1. Avoid design changes. We understand that issues come up after the project is underway, and that can’t always be helped. Regulations change, delivery methods are affected, new equipment is specified and the list goes on. Those kinds of changes can’t be avoided. But when changes crop up because proper thought and time weren’t put into the discussion at project inception, that’s inexcusable. Design changes delay the schedule and invariably add cost to the project.
  2. Define your project in terms of your community needs assessment. Maintaining tax exempt status in today’s low-charity care environment as a result of the ACA is not a given. Every three years a community needs assessment is required and, if needs are found, they must be addressed. In order to build the most effective facility to meet community needs, make sure your assessment is up-to-date and ensure that rebuilding money is well spent.

News articles are full of stories of monumentally botched schedules and budgets. And even projects that are said to be on time and on budget often have scope and content significantly reduced from the original concept in order to meet those schedules and budgets.

Most of the issues that contribute to these dismal results are well known. And their respective solutions are also identified in countless books, white papers and blog posts. Yet, the majority of solutions aren’t implemented – despite the considerable efforts of numerous industry organizations. Consequently, despite the work of smart people, the dedication and hard work of the trades in the field and the digital revolution in our industry, we’re still stuck with the likelihood of projects that will be late and over budget and under scope.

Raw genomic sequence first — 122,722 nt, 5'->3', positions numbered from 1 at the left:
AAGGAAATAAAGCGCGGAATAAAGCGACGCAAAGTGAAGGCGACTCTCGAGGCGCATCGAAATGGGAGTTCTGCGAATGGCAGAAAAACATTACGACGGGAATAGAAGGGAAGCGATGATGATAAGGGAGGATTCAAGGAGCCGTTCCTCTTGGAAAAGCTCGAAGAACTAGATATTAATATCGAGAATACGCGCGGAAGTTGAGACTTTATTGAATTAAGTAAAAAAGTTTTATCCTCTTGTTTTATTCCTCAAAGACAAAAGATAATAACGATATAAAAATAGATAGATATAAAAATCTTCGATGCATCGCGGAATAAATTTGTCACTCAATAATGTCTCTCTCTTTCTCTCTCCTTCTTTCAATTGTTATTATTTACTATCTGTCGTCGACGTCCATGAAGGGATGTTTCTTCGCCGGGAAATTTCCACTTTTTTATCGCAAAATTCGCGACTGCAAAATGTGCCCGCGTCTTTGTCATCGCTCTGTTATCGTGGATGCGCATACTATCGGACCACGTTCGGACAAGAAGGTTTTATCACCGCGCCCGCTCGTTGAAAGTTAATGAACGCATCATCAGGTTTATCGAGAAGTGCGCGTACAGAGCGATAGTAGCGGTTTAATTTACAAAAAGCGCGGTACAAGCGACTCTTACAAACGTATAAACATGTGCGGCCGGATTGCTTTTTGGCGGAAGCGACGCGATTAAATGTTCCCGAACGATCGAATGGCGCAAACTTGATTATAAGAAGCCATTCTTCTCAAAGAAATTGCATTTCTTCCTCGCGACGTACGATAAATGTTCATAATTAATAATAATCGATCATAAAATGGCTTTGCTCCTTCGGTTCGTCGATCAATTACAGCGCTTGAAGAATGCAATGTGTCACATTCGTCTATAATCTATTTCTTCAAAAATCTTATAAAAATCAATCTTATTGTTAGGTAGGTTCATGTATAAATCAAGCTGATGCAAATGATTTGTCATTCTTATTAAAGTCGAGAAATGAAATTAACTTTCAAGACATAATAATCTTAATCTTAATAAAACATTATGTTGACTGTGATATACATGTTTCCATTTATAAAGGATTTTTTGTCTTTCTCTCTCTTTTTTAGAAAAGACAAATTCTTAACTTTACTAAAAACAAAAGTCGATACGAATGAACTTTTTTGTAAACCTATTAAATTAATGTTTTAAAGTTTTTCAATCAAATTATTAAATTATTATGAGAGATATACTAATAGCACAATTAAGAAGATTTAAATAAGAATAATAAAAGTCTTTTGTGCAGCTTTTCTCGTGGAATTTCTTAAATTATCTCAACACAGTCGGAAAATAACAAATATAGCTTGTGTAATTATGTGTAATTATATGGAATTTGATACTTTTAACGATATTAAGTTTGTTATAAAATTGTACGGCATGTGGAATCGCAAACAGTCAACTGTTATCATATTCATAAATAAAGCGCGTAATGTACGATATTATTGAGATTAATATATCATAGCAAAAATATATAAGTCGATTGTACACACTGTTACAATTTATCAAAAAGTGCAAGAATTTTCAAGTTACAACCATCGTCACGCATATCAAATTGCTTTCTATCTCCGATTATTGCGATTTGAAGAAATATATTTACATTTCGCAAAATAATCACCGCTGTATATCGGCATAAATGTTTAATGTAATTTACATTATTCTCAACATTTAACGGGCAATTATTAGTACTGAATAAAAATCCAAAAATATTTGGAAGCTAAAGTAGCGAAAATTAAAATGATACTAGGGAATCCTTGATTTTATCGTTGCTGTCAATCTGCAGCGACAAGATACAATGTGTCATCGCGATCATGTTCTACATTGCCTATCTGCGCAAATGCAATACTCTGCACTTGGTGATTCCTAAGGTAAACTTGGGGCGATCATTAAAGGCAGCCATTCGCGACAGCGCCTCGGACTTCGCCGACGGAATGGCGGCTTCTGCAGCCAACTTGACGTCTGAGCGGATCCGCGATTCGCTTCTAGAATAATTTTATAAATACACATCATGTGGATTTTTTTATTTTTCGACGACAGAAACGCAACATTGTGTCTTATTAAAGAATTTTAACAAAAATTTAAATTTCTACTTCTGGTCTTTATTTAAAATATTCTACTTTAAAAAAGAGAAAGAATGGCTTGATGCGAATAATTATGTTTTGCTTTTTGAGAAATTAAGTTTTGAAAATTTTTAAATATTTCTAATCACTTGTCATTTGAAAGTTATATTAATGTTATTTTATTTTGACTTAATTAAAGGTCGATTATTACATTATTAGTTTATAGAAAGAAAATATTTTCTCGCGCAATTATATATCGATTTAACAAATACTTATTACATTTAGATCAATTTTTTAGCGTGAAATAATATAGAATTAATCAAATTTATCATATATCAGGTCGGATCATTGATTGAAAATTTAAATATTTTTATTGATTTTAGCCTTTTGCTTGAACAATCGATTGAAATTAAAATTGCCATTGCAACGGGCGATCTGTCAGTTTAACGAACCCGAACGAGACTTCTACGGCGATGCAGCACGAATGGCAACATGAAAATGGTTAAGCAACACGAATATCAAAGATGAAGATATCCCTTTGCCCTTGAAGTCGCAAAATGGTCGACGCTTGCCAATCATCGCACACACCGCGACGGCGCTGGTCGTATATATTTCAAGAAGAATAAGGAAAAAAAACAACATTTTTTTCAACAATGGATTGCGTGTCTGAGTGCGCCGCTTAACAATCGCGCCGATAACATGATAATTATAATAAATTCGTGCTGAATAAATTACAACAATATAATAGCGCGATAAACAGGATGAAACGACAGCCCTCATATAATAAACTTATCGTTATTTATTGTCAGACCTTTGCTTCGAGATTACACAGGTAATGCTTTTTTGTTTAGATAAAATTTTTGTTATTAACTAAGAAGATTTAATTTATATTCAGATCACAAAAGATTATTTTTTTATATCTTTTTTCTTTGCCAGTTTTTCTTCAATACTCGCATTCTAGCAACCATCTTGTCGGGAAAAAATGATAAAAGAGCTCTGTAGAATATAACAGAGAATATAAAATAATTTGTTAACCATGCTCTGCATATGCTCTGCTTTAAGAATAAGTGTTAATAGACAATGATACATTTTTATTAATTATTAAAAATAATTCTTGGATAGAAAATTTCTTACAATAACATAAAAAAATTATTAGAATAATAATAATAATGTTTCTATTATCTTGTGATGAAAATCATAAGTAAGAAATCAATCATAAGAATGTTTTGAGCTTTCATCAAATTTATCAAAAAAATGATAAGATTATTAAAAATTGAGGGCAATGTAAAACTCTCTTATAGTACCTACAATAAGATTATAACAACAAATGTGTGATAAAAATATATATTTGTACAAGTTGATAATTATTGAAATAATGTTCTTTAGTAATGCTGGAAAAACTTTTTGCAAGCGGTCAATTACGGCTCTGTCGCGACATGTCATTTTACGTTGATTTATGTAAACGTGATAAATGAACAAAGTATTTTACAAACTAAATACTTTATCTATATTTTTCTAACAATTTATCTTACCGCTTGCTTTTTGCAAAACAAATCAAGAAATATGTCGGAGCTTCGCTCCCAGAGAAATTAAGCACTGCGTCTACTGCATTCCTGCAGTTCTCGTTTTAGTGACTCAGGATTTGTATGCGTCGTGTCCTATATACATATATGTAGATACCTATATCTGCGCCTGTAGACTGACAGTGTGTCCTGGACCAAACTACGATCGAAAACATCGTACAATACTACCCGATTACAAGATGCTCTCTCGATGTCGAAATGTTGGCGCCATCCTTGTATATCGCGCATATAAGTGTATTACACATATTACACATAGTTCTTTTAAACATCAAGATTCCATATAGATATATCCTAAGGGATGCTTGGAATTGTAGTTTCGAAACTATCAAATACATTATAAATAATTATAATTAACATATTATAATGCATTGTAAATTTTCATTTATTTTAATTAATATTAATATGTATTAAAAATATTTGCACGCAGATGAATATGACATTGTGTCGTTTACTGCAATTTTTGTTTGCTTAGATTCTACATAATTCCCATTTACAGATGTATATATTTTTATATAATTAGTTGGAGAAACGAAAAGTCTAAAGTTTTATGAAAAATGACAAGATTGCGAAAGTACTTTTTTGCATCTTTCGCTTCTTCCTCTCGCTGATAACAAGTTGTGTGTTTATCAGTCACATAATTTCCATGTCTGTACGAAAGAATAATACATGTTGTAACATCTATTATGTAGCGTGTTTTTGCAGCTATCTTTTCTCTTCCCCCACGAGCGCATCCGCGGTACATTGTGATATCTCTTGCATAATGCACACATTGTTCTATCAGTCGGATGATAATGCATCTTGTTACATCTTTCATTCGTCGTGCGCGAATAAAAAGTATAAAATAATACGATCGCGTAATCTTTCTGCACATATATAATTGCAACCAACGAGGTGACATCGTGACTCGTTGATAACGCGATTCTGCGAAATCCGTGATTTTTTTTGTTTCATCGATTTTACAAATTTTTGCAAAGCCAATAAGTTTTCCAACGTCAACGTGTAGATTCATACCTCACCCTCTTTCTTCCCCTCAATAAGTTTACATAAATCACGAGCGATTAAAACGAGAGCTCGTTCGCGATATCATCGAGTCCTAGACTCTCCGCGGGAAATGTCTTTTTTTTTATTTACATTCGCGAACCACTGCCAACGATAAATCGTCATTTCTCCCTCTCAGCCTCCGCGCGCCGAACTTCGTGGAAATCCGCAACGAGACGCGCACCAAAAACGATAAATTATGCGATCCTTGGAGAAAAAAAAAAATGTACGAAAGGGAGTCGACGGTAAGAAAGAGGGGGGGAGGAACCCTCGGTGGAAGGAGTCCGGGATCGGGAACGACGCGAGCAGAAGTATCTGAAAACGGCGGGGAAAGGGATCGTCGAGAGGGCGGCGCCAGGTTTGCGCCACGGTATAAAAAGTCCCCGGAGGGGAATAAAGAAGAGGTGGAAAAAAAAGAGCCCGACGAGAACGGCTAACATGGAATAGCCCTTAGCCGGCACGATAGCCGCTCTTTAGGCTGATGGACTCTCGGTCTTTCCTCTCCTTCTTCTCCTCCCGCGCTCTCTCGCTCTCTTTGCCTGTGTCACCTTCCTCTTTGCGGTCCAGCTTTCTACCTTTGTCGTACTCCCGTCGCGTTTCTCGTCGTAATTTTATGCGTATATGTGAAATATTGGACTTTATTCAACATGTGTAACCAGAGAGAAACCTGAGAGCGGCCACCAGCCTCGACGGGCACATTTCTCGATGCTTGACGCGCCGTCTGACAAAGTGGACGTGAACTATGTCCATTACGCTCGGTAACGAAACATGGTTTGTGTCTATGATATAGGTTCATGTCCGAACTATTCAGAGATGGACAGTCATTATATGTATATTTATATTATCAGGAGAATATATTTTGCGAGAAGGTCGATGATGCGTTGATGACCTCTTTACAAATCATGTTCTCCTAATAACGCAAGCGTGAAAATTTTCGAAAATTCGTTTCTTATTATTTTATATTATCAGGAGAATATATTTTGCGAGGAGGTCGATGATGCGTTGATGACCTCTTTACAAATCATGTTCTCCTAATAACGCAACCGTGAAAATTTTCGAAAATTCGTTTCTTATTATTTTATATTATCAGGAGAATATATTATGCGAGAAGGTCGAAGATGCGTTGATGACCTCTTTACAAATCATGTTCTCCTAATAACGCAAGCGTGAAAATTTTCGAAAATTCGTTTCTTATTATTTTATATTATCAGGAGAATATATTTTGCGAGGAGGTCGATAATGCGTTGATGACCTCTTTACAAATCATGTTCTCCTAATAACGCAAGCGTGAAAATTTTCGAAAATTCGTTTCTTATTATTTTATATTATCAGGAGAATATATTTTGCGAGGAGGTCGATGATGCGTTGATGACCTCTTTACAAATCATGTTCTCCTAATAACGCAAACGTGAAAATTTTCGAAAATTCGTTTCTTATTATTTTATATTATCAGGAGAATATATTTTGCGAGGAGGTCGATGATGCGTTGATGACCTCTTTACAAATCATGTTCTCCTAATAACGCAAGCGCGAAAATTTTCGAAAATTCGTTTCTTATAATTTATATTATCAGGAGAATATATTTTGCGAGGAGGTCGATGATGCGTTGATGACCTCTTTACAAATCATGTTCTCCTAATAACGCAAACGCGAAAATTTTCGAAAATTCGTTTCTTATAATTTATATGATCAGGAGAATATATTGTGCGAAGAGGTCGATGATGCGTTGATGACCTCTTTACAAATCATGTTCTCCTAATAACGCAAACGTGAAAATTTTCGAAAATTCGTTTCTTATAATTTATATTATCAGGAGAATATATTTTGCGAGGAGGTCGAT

So why are we writing about this now? Because enlightened owners can make their projects more successful. And the planners, architects, engineers, constructors and suppliers with whom they collaborate can support better processes and, therefore, more consistently derive at successful outcomes.

Author: Georgeann B. Burns, Robert Levine and Merlin Lickhalter
Georgeann Burns is president of Health Facilities Planning Partners; Robert Levine and Merlin Lickhalter, FAIA, FACHA, are senior advisors with HFPP. Burns and Levine co-authored an upcoming book on Evidence-Based Construction.

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Posted October 16, 2017